Government Technology

Lessons from the Past


February 28, 2007 By

Much of this issue focuses on the need to embrace wireless, broadband and other technologies to help communities better face their growing challenges. Communities must better identify these issues and get more inventive with new technologies to solve problems before they become crises.

We do this on many different fronts. However, in America over the last few years, we've jumped from crisis to crisis, learning lessons at a terrible cost after the fact. Look at the largest recent disasters: 9/11 and hurricanes Katrina and Rita. Each represents lack of foresight and failures in judgment.

If poor planning and delayed responses to disasters continue without proper reflection or afterthought, we're in for a rough ride over the next 50 years. It needn't be this way.

Perhaps I'm too optimistic, but I believe that most potential situations can be resolved with sufficient understanding and time -- but only if we work as true communities, assess priorities correctly, and make coordinated efforts to use technologies imaginatively and wisely. We must also harness our ingenuity to move science and technology forward for the benefit of all.

That's the overriding lesson history can teach us, something I was reminded of after learning more about the Battle of Britain in World War II when Nazi and British air forces fought over England's skies. It was the first time the Nazi war machine was stopped in its tracks. In these few months, Britain could've been defeated, but instead, the Nazis began to lose the war.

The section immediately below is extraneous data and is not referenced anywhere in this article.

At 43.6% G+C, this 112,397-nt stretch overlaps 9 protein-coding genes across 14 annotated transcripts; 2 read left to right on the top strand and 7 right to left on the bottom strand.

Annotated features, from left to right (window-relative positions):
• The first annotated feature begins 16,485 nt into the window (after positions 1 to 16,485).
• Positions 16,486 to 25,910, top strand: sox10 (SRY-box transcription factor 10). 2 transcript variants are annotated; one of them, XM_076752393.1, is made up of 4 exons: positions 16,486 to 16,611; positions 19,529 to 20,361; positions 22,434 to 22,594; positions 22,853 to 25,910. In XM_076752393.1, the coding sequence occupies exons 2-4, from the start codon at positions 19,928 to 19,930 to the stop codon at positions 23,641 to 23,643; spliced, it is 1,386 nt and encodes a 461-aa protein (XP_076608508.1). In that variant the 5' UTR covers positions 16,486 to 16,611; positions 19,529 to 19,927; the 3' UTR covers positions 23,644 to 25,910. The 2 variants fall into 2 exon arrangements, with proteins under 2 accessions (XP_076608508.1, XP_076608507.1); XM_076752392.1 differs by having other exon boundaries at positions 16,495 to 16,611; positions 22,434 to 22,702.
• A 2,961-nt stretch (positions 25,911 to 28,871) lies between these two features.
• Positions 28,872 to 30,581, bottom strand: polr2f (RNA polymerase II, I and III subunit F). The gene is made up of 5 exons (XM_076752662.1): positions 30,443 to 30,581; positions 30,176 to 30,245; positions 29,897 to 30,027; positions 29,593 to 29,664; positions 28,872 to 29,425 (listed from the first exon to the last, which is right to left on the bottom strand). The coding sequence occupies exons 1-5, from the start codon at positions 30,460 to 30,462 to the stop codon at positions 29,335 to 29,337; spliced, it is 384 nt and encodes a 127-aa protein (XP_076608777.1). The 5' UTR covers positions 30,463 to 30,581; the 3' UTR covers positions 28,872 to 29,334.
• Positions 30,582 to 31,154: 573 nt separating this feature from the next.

Air Chief Marshal Hugh Dowding's obsession with "early warning" systems, according to some historians, was crucial in winning the battle. He created a national network of observation posts manned 24/7 by volunteers. This and radar technology let his control rooms direct fighters toward enemy planes. Observers also had spotting scopes to find the position of attacking German planes -- something vital to preparing good counterattacks.

The posts effectively and simply harnessed existing technology. They were connected via a telephone network -- described by researchers as the first Internet. If parts of this communication system were removed, messages were rerouted to the main command until the network was re-established. In addition to British pilots' courage and sacrifice, and the ingenuity that let England build 250 planes a month, this effort also took foresight, leadership and a community approach.

Today's challenges are quite different. Beside learning from our failures, perhaps we can learn from past successes.

The notion behind Digital Communities is that through new communication technologies, we can make communities work better. So, we should be able to better assess looming problems before they become crises, and then together find effective solutions in a timely manner. The complex nature of many of these challenges means that no one sector, government included, can solve them alone.


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